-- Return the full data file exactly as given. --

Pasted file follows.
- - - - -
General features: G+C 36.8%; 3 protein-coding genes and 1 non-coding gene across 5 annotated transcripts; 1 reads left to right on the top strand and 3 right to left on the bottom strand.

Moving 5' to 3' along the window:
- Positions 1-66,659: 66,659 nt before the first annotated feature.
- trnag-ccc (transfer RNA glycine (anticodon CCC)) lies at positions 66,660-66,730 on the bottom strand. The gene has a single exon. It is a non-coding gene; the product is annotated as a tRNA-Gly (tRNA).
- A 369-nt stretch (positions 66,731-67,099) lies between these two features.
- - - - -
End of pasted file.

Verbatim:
General features: G+C 36.8%; 3 protein-coding genes and 1 non-coding gene across 5 annotated transcripts; 1 reads left to right on the top strand and 3 right to left on the bottom strand.

Moving 5' to 3' along the window:
- Positions 1-66,659: 66,659 nt before the first annotated feature.
- trnag-ccc (transfer RNA glycine (anticodon CCC)) lies at positions 66,660-66,730 on the bottom strand. The gene has a single exon. It is a non-coding gene; the product is annotated as a tRNA-Gly (tRNA).
- A 369-nt stretch (positions 66,731-67,099) lies between these two features.